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SOS Rhino : In the News : Relocation of rhino calves makes history in Assam

Relocation of rhino calves makes history in Assam

Published 29/01/2007 12:00 AM (UAE) 

Kaziranga, Assam: Two one-horned rhino calves made conservation history yesterday when they were moved from an overcrowded sanctuary in eastern Assam in an attempt to help the endangered beasts multiply in new surroundings.

A wildlife official said the two female rhinos, aged about 42 months, were being caged and shifted in separate trucks from the internationally famed Kaziranga National Park, home to the largest concentration of the one-horned rhinoceros in the world.

"The two baby rhinos would join another five-year-old female at the Manas National Park, 180 kilometres west of Assam's main city of Guwahati, by early today," a park warden said.

The two calves were rescued in 2004 during high floods at Kaziranga and were kept at the Centre for Wildlife Rehabilitation and Care within the park premises.

The translocation process was being monitored by several agencies including the Wildlife Trust of India (WTI), International Fund for Animal Welfare and wildlife authorities from the Assam government.


"A team of doctors and experts are accompanying the two rhinos on the 11-hour road journey from Kaziranga to Manas," said Manideepa Ahluwalia, a senior WTI official.

In February last year, a 44-month old female rhino was moved from Kaziranga to Manas - the first of the translocation process.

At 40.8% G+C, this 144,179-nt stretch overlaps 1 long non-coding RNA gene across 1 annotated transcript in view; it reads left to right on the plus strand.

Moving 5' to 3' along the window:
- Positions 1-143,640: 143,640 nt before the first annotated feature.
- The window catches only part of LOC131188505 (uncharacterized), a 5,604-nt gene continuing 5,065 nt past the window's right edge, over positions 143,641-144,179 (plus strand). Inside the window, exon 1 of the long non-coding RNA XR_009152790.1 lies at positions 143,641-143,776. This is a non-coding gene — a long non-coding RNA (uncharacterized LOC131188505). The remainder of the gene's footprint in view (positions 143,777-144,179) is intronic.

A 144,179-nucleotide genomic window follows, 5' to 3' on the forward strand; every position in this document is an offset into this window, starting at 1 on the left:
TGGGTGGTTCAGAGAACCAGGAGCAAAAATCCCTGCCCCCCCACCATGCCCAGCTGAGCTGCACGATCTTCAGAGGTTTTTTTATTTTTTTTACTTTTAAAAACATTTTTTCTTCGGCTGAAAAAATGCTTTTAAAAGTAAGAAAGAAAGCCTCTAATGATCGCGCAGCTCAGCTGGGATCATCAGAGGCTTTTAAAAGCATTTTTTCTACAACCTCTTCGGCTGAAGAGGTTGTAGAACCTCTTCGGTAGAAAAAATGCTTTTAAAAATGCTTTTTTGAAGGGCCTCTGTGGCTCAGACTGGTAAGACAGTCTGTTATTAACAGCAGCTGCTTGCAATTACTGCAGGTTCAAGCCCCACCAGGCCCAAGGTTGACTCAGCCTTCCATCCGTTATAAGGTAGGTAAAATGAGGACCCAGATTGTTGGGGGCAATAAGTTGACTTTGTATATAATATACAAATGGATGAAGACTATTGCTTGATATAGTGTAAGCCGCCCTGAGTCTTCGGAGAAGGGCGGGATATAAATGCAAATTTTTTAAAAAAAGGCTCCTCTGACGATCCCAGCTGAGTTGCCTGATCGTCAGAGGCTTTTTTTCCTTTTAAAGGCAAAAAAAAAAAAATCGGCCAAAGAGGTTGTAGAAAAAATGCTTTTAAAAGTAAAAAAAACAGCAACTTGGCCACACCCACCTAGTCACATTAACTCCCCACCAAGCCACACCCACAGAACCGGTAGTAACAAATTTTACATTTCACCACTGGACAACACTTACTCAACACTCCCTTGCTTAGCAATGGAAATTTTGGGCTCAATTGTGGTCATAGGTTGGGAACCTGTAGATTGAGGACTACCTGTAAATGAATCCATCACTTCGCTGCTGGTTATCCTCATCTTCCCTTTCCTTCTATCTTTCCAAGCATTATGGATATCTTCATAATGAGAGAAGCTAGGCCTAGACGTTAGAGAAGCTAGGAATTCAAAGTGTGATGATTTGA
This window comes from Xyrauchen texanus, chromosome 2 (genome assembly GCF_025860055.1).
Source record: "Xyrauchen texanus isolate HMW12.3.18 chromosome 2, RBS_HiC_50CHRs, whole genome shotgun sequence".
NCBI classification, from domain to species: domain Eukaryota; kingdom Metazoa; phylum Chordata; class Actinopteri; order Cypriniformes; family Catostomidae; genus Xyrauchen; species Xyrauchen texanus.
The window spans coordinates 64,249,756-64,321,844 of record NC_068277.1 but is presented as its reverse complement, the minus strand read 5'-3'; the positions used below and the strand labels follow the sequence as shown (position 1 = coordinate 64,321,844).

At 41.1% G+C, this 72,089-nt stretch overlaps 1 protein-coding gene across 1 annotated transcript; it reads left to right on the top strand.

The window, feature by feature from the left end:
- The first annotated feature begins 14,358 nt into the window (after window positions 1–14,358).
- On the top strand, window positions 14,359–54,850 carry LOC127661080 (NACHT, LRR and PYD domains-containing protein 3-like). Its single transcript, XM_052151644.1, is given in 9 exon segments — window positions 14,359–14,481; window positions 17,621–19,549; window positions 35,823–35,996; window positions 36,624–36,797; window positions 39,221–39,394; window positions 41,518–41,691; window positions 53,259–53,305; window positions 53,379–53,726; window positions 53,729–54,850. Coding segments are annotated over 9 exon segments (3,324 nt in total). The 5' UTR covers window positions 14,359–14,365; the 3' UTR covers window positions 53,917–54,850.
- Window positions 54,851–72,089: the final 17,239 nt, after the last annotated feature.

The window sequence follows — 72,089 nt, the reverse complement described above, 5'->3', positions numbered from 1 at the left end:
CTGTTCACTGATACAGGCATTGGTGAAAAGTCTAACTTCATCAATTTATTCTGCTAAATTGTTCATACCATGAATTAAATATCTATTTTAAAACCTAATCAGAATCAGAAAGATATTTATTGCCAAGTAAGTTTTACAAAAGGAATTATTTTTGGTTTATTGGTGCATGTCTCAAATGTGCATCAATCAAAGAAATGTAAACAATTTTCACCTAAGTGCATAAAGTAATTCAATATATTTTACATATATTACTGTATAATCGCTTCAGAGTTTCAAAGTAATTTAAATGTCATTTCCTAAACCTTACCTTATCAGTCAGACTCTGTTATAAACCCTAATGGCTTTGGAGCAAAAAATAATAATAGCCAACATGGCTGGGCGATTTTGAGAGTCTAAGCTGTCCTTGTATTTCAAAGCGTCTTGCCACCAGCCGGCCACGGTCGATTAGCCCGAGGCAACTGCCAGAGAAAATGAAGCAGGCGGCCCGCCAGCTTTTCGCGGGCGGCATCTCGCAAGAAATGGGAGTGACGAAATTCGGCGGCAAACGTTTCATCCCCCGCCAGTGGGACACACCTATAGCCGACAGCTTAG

"The rhino is doing fine and is in good health. We are keeping the animal in a one square kilometre enclosure with solar-powered fencing to keep elephants and tigers at bay from attacking the calf," said Abhijit Rabha, a warden at the Manas park.

The 519 square kilometre Manas National Park, also a Project Tiger Reserve, is a World Heritage Site with about half a dozen rhinos surviving at present.

"The three rhinos would eventually be released in the wilds of Manas. By next year we plan to capture a male rhino from Kaziranga and shift it here to help the breeding process," the WTI official said.

As per latest figures, some 1,855 of the world's estimated 2,700 such herbivorous beasts lumber around the wilds of the 430 square kilometre Kaziranga National Park - their numbers ironically making the giant mammals a favourite target for poaching.


Experts have identified five national parks and wildlife sanctuaries in Assam where they plan to shift about 30 rhinos from Kaziranga and Pabitora, another overcrowded sanctuary near Guwahati.

"The main objectives of rhino translocation are to establish a viable breeding population in other areas and to safeguard the endangered species from natural calamities," said M.C. Malakar, Assam's chief wildlife warden.

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